Saturday, October 30, 2010

Sound, it seems, can leap through vacuum after all.

Sound travels in the form of longitudinal wave. Unlike transverse wave, longitudinal wave can not travel in vacuum--it needs a medium to propagate. That's pretty elementary and I guess we all agree with one another on this point so far.

Recently I saw a paper by a group of scientists in Finland suggesting that sound may be able to leap across a vacuum separating two objects made of piezoelectric crystals.
These crystals generate an electric field when squeezed or stretched by sound waves or other forces, and deform in an electric field. When a sound wave reaches the edge of one crystal, the electric field associated with it can stretch across the gap and deform the crystal on the other side, creating sound waves in that second crystal. "It is as if the sound waves don’t even recognise the vacuum – they just go through," says one of the researchers.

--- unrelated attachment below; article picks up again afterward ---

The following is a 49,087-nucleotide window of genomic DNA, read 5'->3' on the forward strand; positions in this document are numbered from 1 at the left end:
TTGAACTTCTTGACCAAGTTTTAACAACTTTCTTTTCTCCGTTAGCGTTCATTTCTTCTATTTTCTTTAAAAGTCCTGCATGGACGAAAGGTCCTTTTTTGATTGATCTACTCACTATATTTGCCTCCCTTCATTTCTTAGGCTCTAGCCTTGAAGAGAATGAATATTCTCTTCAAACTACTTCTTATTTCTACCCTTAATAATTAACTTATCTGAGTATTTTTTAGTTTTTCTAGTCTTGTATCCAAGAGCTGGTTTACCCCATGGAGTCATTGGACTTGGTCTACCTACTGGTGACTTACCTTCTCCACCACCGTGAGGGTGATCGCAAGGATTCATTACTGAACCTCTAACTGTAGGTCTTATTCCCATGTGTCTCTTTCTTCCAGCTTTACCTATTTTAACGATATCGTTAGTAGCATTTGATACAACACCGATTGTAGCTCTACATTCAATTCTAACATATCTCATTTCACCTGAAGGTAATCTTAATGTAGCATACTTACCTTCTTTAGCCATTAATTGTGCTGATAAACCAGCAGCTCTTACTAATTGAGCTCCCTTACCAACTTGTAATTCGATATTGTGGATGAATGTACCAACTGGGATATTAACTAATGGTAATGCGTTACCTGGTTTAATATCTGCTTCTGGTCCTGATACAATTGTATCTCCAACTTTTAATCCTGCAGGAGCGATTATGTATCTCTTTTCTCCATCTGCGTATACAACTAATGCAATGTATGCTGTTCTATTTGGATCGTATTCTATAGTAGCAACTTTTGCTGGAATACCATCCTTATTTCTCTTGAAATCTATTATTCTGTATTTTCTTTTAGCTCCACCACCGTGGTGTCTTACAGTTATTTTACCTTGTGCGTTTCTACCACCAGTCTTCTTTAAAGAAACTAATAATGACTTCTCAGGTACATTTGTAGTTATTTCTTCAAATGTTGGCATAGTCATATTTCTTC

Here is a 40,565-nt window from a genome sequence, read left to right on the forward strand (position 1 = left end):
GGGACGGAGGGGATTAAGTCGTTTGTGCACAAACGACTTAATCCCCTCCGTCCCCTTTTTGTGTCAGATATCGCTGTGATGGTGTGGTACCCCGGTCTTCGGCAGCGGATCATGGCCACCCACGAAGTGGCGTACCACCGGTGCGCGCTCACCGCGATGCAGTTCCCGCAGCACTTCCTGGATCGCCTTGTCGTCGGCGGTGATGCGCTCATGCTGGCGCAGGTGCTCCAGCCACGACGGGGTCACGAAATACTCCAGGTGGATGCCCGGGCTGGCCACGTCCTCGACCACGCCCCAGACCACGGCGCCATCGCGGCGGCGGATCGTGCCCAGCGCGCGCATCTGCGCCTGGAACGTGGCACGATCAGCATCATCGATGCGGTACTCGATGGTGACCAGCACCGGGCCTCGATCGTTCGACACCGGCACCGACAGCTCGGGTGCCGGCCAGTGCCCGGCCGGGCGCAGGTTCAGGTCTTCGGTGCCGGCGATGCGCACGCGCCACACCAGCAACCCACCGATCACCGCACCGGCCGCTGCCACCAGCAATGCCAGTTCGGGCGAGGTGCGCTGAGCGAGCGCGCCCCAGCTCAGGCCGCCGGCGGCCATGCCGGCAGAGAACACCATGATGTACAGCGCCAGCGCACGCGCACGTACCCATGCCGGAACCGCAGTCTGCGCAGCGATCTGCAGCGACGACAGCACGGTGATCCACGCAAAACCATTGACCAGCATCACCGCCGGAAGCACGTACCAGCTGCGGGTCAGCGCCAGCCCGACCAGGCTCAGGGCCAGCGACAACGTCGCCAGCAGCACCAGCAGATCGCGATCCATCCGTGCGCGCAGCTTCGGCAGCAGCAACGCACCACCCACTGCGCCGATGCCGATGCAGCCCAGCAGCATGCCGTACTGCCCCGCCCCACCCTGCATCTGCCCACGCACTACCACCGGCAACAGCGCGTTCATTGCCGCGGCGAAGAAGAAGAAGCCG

Fanciful stuff right?
They are about to change the course of history with their discovery~!

Oh wait, I thought I have seen it before.
Well, the concept is nothing new, it is how our radio works. A radio station transmits sound waves which is then converted to electromagnetic waves. These electromagnetic waves are then picked up by the antenna of your radio, and your radio converts the electromagnetic waves to sound waves. Simple.

I guess some of us just have to read more journals before embarking on any research project to prevent discovering something that has already been discovered more than a century earlier (radio was invented in the early 20th century).



1 comment:

  1. The radio waves are still travelling through air, so this is slightly newer. How about taking two identical tuning folks and put them in a vaccuum and then strike one of them.... what does the other one do? Does it vibrate?



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